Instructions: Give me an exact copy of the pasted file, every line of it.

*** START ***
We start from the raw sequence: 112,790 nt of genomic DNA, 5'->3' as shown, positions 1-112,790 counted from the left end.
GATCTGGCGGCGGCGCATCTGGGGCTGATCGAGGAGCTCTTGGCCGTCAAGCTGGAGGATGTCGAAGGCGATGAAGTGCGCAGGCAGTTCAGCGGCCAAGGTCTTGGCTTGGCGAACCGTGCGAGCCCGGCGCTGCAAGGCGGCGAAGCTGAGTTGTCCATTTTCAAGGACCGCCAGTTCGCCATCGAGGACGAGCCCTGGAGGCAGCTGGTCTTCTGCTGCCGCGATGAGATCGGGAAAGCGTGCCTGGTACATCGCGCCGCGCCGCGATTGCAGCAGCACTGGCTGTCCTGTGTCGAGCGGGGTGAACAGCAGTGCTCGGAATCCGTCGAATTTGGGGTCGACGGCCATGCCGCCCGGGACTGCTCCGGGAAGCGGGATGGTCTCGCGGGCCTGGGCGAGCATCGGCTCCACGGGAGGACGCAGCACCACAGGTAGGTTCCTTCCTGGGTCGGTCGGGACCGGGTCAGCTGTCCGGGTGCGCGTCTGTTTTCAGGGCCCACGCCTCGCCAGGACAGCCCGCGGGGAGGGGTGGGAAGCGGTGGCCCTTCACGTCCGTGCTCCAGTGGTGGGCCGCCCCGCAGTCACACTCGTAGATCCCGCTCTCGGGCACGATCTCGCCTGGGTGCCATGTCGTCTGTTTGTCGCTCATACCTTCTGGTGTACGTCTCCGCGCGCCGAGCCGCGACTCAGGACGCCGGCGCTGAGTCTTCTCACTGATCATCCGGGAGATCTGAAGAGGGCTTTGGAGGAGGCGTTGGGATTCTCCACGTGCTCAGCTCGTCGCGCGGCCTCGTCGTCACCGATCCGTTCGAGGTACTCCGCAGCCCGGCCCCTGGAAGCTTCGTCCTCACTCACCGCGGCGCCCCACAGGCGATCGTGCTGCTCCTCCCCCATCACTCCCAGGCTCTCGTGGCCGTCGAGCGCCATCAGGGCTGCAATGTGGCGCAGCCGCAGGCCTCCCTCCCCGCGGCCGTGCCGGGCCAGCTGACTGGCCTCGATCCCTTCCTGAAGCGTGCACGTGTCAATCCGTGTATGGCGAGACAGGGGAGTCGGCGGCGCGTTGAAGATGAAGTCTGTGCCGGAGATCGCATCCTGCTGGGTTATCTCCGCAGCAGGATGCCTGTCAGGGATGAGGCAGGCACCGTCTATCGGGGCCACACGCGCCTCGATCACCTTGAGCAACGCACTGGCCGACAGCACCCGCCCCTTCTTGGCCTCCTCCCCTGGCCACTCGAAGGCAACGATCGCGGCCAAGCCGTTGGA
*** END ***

We start from the raw sequence: 112,790 nt of genomic DNA, 5'->3' as shown, positions 1-112,790 counted from the left end.
GATCTGGCGGCGGCGCATCTGGGGCTGATCGAGGAGCTCTTGGCCGTCAAGCTGGAGGATGTCGAAGGCGATGAAGTGCGCAGGCAGTTCAGCGGCCAAGGTCTTGGCTTGGCGAACCGTGCGAGCCCGGCGCTGCAAGGCGGCGAAGCTGAGTTGTCCATTTTCAAGGACCGCCAGTTCGCCATCGAGGACGAGCCCTGGAGGCAGCTGGTCTTCTGCTGCCGCGATGAGATCGGGAAAGCGTGCCTGGTACATCGCGCCGCGCCGCGATTGCAGCAGCACTGGCTGTCCTGTGTCGAGCGGGGTGAACAGCAGTGCTCGGAATCCGTCGAATTTGGGGTCGACGGCCATGCCGCCCGGGACTGCTCCGGGAAGCGGGATGGTCTCGCGGGCCTGGGCGAGCATCGGCTCCACGGGAGGACGCAGCACCACAGGTAGGTTCCTTCCTGGGTCGGTCGGGACCGGGTCAGCTGTCCGGGTGCGCGTCTGTTTTCAGGGCCCACGCCTCGCCAGGACAGCCCGCGGGGAGGGGTGGGAAGCGGTGGCCCTTCACGTCCGTGCTCCAGTGGTGGGCCGCCCCGCAGTCACACTCGTAGATCCCGCTCTCGGGCACGATCTCGCCTGGGTGCCATGTCGTCTGTTTGTCGCTCATACCTTCTGGTGTACGTCTCCGCGCGCCGAGCCGCGACTCAGGACGCCGGCGCTGAGTCTTCTCACTGATCATCCGGGAGATCTGAAGAGGGCTTTGGAGGAGGCGTTGGGATTCTCCACGTGCTCAGCTCGTCGCGCGGCCTCGTCGTCACCGATCCGTTCGAGGTACTCCGCAGCCCGGCCCCTGGAAGCTTCGTCCTCACTCACCGCGGCGCCCCACAGGCGATCGTGCTGCTCCTCCCCCATCACTCCCAGGCTCTCGTGGCCGTCGAGCGCCATCAGGGCTGCAATGTGGCGCAGCCGCAGGCCTCCCTCCCCGCGGCCGTGCCGGGCCAGCTGACTGGCCTCGATCCCTTCCTGAAGCGTGCACGTGTCAATCCGTGTATGGCGAGACAGGGGAGTCGGCGGCGCGTTGAAGATGAAGTCTGTGCCGGAGATCGCATCCTGCTGGGTTATCTCCGCAGCAGGATGCCTGTCAGGGATGAGGCAGGCACCGTCTATCGGGGCCACACGCGCCTCGATCACCTTGAGCAACGCACTGGCCGACAGCACCCGCCCCTTCTTGGCCTCCTCCCCTGGCCACTCGAAGGCAACGATCGCGGCCAAGCCGTTGGA